Launch Vehicle – Load Responsive Multi-Layer Insulation (LV-LRMLI) could provide a high performance thermal insulation for Launch Vehicles with an integrated lightweight vacuum shell, able to withstand aerodynamic forces during launch, and substantially reducing cryopropellant boil-off. LV-LRMLI could provide benefit to NASA with increased launch vehicle mission capabilities such as longer duration cryogenic powered missions, longer coast times for orbital transitions, higher payload capacity to GSO, enhancements to the workhorse Atlas V and Delta IV launch vehicle families, applicability to upcoming cryogenic upper stage designs such as Advanced Common Evolved Stage and Space Launch System.

A small, cryogenic scroll pump would have several NASA cryopropellant applications. It would enable efficient, low boil off or zero boil off cryogenic systems by circulating cryogenic helium gas from a cryocooler to broad area thermal shields surrounding the tanks. This would eliminate the need for high efficiency heat exchangers that are required with ambient temperature circulator pumps.

The pump would also enable thermodynamic vent systems in which cryopropellants are dropped in pressure and temperature and heat exchanged with liquid pumped in a circulation loop with the tank. NASA Marshall has done considerable work with such systems involving spray bar tank heat exchanger and destratifiers.

POTENTIAL NON-NASA COMMERCIAL APPLICATIONS (Limit 1500 characters, approximately 150 words)
United Launch Alliance (ULA) is currently developing an integrated fluid system (IVF) to recover and use boil off hydrogen and oxygen from its Centaur upper launch vehicle. An enabling component of this system would be a positive displacement cryogenic pump. The cold propellant gases would be pumped to a pressure of approximately 200 PSI and stored in tanks for use as reaction control system fuel or tank pressurization. The small size and pressure capability of the scroll pump would be well suited for this application.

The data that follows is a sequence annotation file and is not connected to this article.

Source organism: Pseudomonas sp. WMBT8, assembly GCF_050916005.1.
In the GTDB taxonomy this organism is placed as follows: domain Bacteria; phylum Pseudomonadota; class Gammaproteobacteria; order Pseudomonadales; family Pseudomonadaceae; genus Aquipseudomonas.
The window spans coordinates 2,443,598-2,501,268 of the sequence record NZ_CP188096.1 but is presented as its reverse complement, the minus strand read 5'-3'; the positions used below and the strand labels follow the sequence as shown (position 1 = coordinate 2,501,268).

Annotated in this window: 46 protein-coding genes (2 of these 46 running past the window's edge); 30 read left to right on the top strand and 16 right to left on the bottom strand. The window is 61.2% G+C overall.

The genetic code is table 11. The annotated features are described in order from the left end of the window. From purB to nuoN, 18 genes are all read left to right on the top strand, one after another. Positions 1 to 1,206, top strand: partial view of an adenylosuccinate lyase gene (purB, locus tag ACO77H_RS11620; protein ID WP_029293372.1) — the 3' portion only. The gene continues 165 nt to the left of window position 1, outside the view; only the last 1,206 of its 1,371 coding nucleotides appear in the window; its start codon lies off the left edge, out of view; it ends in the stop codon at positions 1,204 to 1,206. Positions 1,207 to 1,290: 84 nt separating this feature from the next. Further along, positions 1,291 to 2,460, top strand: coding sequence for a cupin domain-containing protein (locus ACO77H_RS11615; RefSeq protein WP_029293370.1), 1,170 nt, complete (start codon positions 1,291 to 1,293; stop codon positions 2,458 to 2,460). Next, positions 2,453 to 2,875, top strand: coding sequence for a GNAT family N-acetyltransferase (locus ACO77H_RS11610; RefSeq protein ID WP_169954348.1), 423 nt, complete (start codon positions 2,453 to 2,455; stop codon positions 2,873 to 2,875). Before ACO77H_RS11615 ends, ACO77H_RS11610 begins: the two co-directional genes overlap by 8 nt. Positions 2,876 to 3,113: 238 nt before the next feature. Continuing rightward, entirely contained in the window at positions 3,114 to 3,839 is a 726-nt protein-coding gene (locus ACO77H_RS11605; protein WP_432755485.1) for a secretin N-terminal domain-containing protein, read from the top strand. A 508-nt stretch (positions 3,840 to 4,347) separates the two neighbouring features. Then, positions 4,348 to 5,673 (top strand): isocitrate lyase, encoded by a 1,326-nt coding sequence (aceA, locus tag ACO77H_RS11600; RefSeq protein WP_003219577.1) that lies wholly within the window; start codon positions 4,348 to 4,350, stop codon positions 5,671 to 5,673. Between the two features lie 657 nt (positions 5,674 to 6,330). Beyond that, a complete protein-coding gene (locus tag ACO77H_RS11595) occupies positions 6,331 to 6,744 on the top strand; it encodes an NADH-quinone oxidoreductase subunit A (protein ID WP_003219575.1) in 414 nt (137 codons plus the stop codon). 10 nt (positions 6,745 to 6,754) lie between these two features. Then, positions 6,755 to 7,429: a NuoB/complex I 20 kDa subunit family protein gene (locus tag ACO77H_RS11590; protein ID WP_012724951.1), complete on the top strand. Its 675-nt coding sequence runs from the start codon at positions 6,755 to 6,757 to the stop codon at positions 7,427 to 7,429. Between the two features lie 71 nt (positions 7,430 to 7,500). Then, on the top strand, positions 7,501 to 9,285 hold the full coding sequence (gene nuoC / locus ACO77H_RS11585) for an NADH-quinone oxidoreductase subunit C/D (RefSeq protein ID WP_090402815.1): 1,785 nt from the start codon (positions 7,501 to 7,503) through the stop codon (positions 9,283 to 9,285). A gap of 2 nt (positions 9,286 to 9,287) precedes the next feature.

A strong demand exists for small cryogenic pumps for use in liquid hydrogen fueled aircraft. The Boeing Company and AeroViroment, Inc. have developed and flown hydrogen fueled, unmanned aircraft as reconnaissance platforms. Typically, these aircraft fuel systems require the hydrogen to be delivered at a pressure of 90 PSIG, currently this done by making the operating pressure of the tanks at minimum of 90 PSIG. This results in tanks that can operate with a safety margin above this pressure. If the tanks could operate at a lower pressure, such as 30 PSIG, the tank walls could be thinner and lighter. The estimated weight savings of a pumped system for the Boeing Phantom Eye hydrogen fueled aircraft is over 400 pounds per aircraft. The scroll pump would be an important discriminator in aircraft performance.

TECHNOLOGY TAXONOMY MAPPING (NASA's technology taxonomy has been developed by the SBIR-STTR program to disseminate awareness of proposed and awarded R/R&D in the agency. It is a listing of over 100 technologies, sorted into broad categories, of interest to NASA.)
Cryogenic/Fluid Systems
Pressure & Vacuum Systems